50 dead in Lahore terror bombing: The Church of England Newspaper, July 9, 2010 p 6 July 15, 2010Posted by geoconger in Church of England Newspaper, Church of Pakistan, Terrorism.
First published in The Church of England Newspaper
Church leaders in Pakistan have denounced the terror attack on a Lahore Sufi shrine that killed 50 and wounded over 200 people.
While no group has so far claimed responsibility for the triple suicide bombing, security analysts believe the attack was launched by Muslim hardliners to terrorize moderate Muslims.
On July 1 two men, whom police believe were in their early twenties, entered Pakistan’s most important Sufi shrine, the Data Ganj Baksh and detonated vests packed with ball bearings, while a third detonated his bomb in the shrine’s courtyard.
Pakistan’s Geo TV reported the first explosion took place at 10:48 pm. Surveillance footage broadcast by Geo TV showed the first attacker entering the main gate with a bag. As he passed through a metal detector, he triggered its alarm. The bomber then ran into the courtyard and set off his charge. The security camera recorded the second attacker entering during the confusion and detonating his charge five minutes later.
The Human Rights Commission of Pakistan called upon the government to stamp out extremism. “It is a matter of grave concern that despite repeated official claims of breaking the back of terrorists, they retain the ability to launch vicious terrorist attacks across the country almost at will,” the commission said on July 2.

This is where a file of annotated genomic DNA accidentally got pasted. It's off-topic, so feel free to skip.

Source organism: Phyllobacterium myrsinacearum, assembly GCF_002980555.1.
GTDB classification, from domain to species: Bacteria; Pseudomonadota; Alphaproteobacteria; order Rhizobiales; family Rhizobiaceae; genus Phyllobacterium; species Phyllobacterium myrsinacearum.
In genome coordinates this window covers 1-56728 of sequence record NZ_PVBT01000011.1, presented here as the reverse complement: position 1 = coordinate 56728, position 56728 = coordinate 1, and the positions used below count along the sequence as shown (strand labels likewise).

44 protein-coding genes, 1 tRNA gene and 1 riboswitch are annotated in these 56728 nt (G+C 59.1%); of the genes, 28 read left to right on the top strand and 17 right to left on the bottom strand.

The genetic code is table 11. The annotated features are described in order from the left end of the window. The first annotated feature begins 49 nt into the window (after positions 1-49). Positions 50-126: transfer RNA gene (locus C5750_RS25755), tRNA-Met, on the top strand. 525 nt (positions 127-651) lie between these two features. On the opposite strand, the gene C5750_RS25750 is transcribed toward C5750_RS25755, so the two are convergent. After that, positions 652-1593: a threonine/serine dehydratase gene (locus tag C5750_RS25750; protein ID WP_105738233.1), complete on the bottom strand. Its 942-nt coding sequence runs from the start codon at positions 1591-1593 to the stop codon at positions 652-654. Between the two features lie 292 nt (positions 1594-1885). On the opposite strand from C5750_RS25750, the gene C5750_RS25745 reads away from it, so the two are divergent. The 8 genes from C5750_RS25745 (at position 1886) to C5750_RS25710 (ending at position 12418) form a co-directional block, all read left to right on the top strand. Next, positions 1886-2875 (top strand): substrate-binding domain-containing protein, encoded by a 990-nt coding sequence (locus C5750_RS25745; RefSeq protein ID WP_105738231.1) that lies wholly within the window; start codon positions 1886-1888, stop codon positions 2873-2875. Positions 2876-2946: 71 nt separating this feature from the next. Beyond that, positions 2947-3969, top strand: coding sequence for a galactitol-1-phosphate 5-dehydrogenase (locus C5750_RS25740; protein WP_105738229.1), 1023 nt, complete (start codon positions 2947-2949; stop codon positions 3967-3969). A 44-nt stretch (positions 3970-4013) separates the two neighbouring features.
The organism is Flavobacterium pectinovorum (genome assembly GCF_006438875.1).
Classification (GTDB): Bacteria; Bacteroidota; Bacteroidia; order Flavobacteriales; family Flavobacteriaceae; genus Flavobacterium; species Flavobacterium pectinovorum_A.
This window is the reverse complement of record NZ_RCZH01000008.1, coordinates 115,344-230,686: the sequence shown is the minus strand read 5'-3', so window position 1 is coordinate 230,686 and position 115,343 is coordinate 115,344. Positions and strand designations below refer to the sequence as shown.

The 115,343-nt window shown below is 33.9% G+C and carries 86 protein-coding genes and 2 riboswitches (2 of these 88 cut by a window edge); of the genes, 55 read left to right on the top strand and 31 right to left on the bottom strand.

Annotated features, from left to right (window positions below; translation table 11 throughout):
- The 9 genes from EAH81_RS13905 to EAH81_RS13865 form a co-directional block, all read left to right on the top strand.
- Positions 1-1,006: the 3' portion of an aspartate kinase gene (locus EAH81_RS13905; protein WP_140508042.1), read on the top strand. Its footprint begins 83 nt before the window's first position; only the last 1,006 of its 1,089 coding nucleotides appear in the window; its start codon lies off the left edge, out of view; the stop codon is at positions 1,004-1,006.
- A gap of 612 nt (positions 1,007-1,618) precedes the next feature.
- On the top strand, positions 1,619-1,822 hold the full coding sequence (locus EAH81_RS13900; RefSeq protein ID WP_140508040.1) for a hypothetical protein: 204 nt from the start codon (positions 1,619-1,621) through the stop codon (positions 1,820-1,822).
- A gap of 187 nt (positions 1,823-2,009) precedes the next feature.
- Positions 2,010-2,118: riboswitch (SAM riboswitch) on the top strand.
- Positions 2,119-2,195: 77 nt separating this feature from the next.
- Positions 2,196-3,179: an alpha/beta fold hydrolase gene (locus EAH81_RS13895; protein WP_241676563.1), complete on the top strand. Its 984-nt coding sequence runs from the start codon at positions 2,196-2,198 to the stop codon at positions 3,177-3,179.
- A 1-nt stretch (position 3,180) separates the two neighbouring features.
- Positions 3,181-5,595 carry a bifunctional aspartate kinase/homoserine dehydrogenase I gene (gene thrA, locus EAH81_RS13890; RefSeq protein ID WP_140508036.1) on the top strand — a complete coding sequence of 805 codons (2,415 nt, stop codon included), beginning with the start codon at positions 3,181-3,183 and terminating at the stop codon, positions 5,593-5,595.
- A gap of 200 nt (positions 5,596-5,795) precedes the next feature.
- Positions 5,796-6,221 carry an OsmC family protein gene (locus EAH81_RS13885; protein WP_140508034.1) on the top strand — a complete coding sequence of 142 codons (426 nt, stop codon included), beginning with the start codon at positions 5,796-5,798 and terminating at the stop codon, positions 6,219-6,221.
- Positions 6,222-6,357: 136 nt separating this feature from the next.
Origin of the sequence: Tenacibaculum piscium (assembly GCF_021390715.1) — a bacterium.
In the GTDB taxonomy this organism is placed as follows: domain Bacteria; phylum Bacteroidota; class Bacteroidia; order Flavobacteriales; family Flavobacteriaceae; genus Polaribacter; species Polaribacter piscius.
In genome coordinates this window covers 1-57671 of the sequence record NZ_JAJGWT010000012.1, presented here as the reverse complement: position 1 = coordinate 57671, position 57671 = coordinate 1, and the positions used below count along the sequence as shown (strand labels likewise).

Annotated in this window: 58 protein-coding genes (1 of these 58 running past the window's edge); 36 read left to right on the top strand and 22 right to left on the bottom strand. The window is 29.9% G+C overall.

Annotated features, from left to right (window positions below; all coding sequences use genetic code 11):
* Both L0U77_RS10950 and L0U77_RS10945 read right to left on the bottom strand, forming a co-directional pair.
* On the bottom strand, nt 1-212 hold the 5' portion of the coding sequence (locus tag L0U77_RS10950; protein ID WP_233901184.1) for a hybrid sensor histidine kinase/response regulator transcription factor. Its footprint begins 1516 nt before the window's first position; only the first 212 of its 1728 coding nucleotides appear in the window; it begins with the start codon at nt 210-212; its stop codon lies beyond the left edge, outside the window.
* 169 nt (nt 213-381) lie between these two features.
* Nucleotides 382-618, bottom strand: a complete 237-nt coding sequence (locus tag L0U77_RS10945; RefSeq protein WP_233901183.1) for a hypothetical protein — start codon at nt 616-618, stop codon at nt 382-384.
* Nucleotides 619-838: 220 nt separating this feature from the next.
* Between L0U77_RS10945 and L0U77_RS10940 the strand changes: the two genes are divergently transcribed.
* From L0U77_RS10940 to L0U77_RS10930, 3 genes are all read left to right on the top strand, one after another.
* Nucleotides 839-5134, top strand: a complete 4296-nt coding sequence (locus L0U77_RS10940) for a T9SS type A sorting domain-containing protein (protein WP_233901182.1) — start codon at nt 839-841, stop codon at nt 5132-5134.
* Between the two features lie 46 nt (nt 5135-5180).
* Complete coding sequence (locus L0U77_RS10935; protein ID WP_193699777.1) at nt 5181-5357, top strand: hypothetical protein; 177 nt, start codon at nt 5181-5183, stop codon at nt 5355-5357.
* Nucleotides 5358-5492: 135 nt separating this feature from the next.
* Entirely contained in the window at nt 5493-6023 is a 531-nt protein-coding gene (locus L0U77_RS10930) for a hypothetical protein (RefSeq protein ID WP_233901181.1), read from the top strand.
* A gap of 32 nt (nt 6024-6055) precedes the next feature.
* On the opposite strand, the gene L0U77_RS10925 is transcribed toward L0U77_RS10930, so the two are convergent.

“The assault demonstrates the potency of militant groups that the government incessantly repeats operate from sanctuaries in the tribal areas bordering Afghanistan,” the statement said.
“Equally frustrating have been clerics’ stock statement that no Muslim can commit such atrocities. Instead of living in denial, the clerics need to reflect on the reasons for religious extremism in Pakistan and the possible consequences and their own contribution to the promotion of intolerance and the cult of violence,” the Human Rights Commission said.
Bishop Alexander Malik, Moderator of the Church of Pakistan, condemned the bombings saying it “is wrong to target innocent people. We stand united as a nation against terrorism and pray for the victims and their families.”
“Targeting places of worship is pure evil and extremely cruel. The government must step up its efforts to maintain peace; it’s a total disaster here,” the Roman Catholic vicar-general of Lahore, Fr. Andrew Nisar told ucanews.com.
Islamists consider Sufism, a moderate sect of Islam, to be heretical, and have vowed to drive them, along with Christians, Hindus and Ahmadi Muslims, out of Pakistan.